Catherine Gracey

Living Life, One Misadventure At A Time.

Pregnancy Horror Stories

on November 12, 2013

I am almost 39 weeks into my pregnancy. In simple terms, this means that I could potentially have the baby today (although Shroomi seems rather comfortable in there, so probably not). In practical terms this means that, unless something changes, my plans are set and all systems should be good to go.

We have planned to have a home birth. To do this as safely as possible, we have done a lot of reading on things that help and hinder a birthing mother. We have hired an independent midwife to come to our home, and she will bring with her a student midwife who has years of experience as a doula. We have practiced relaxation techniques, and have discussed every possibility we could think of to ensure we are on the same page before something comes up. Our backup plan is fairly solid, and we have a backup plan for the backup plan. Even our birth plan is less like a list of preferences and more like a flowchart that my partner and I can follow if we need to.

Yes, it is possible I have OCD. I would have made a great boy scout with all of this preparation.

In a social sense, we are also at the point of pregnancy where people are realising that I’m fairly serious about this home birth nonsense. We’ve bought a birth pool, we’ve stocked up on supplies. Our money has been put where our mouths are.

Loved ones are falling into two categories: those who are willing to support our decision because it is well researched and thoroughly planned, and those who are horrified that I am wilfully choosing to suicide while inadvertently murdering my unborn baby.

The supportive group are fantastic. My parents fall into this group, and I’ve been able to share with them cool birth videos that I have found online. Dad has found interesting studies on the benefits and drawbacks of home birth to share with me. Mum has started sharing stories from other women about their home birth experiences. Random strangers in the community have told me how much they wish they’d had the option to do what I am doing. With this group, I anticipate a beautiful experience where our baby is gently welcomed with love and kindness.

Then there is the second group. A few people who are close to us fall into this category. They are so terrified of birth – and equally terrified by our lack of fear – that they have launched a crusade to show us how dangerous birthing can be. Every conversation involves a new way for the baby or I to die in excruciatingly unnecessary agony. The stories are new and interesting each time, but they can be collated into the following metastory:

A pregnant woman arrives at the hospital. She labours for hours before exhaustion overcomes her. Medical dramas occur, and the doctors work valiantly to save her. The only option is an emergency caesarean section, where she bleeds so heavily that the only way to stop the flow is a hysterectomy. Despite the best efforts of the doctors, the baby has terrible complications and doesn’t survive.

For my partner and I, there is an interesting link between all of these horror stories: a pregnant woman arrives at the hospital. To the irritation of some and the amusement of others, I now add in the phrase “where the baby promptly catches leprosy”.

Hospitals are fabulous places for people who need them. The only home birth horror stories I have come across are ones where the mother refused to transfer or there were underlying health problems that had not been disclosed to her medical support team. Having spent months listening to traumatic stories about hospital errors and hospital policies killing mothers and babies, I am finally able to understand why women are refusing to go. Hospitals are also utterly terrifying.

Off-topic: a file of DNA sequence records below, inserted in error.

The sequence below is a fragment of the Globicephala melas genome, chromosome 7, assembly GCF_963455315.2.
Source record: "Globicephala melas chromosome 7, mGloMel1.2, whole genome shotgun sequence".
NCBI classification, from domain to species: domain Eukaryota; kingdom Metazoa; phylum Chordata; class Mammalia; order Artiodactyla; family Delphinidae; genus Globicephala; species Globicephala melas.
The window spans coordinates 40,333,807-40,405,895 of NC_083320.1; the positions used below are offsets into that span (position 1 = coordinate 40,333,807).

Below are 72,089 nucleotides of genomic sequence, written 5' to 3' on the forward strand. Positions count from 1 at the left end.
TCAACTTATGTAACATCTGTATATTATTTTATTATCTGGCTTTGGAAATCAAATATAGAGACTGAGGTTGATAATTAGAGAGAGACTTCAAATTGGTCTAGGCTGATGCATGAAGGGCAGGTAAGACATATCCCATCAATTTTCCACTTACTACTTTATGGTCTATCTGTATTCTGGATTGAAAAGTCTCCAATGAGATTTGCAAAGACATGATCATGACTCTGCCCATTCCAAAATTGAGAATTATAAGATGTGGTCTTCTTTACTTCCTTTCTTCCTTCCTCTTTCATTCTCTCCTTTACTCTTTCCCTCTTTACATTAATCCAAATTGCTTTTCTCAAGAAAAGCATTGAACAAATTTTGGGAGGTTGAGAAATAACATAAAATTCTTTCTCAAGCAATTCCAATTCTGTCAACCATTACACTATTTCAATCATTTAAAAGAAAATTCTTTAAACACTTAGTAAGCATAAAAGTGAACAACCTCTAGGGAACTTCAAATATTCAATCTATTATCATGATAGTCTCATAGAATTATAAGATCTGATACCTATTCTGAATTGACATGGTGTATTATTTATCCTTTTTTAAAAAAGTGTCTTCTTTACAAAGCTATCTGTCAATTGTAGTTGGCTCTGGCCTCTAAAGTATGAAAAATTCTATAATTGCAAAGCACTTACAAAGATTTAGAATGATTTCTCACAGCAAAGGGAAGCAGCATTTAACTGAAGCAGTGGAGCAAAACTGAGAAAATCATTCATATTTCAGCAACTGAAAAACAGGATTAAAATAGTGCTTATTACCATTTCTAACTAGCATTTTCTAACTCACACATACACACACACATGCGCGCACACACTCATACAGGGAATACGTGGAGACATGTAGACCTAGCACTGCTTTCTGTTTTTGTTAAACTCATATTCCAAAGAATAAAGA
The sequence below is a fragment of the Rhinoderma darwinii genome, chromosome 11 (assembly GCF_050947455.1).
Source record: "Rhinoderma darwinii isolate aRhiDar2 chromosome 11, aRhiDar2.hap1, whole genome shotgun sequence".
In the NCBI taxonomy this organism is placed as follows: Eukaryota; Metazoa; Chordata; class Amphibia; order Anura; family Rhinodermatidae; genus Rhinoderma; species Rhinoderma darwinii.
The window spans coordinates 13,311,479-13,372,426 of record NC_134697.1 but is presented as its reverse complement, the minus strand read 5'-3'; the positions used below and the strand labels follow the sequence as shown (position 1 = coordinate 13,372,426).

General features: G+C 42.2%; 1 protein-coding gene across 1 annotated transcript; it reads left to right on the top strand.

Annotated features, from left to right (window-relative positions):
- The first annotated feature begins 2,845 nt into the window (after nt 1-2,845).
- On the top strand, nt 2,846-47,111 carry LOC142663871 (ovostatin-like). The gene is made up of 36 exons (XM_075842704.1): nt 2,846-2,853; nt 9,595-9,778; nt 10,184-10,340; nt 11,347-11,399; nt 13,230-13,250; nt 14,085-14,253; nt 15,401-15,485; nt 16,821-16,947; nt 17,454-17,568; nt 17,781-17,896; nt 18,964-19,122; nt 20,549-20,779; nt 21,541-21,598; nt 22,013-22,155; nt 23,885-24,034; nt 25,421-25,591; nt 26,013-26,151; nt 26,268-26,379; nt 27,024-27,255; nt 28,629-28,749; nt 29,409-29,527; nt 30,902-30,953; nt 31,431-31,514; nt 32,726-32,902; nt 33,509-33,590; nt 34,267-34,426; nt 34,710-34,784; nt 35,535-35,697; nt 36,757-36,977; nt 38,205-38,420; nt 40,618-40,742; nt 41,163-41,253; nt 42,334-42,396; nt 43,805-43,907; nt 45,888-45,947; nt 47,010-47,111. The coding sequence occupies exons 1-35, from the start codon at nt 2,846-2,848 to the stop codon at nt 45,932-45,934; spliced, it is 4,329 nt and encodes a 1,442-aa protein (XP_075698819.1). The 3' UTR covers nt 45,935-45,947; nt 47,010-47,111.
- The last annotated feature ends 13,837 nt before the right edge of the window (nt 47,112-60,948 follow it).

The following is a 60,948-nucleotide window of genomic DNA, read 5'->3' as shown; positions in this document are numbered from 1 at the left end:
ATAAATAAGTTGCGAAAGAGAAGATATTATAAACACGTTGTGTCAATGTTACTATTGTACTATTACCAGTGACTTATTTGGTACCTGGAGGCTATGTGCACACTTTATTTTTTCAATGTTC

In my rational moments, I appreciate that I am told these horror stories because they are so unusual that they draw attention. In my emotional, primitive moments, I am simply a mother who wants to protect her baby, and going to a place where babies die because hospital staff aren’t using simple midwifery solutions fires my adrenal response. Shroomi is precious to me, and each horror story from a hospital setting simply convinces me that the hospital system is not always to be trusted with these tiny jazz hands.

We aren’t sure how to tell the horror story mongers that they are creating that which they fear. They see these stories from a perspective of “imagine how bad it would have been if the mother had been at home”. We see these stories from a perspective of “imagine how much better it would have been if this chain of poor decisions hadn’t been made”. There is a conceptual gap between us that we will not be able to bridge during this pregnancy, and probably not for the ones that follow.

I would be happy to finish my pregnancy without another horror story designed to manipulate me, but unless I give birth soon I don’t fancy my chances. There are just too many stories and too little trust in Shroomi and I to do what women were able to do for millions of years without a hospital nearby. Ultimately, the stories will be irrelevant; either I will birth Shroomi at home without issues, or I will transfer to a hospital in spite of – not because of – those stories. Regardless of the outcome, I am going into the labour with the confidence that I have genuinely done as much as I can to ensure the safety of my baby, and that will always mean more to me than the fears of other people.


One response to “Pregnancy Horror Stories

  1. My relatives all the time say that I am killing my time here at web,
    but I know I am getting know-how all the time
    by reading thes nice content.

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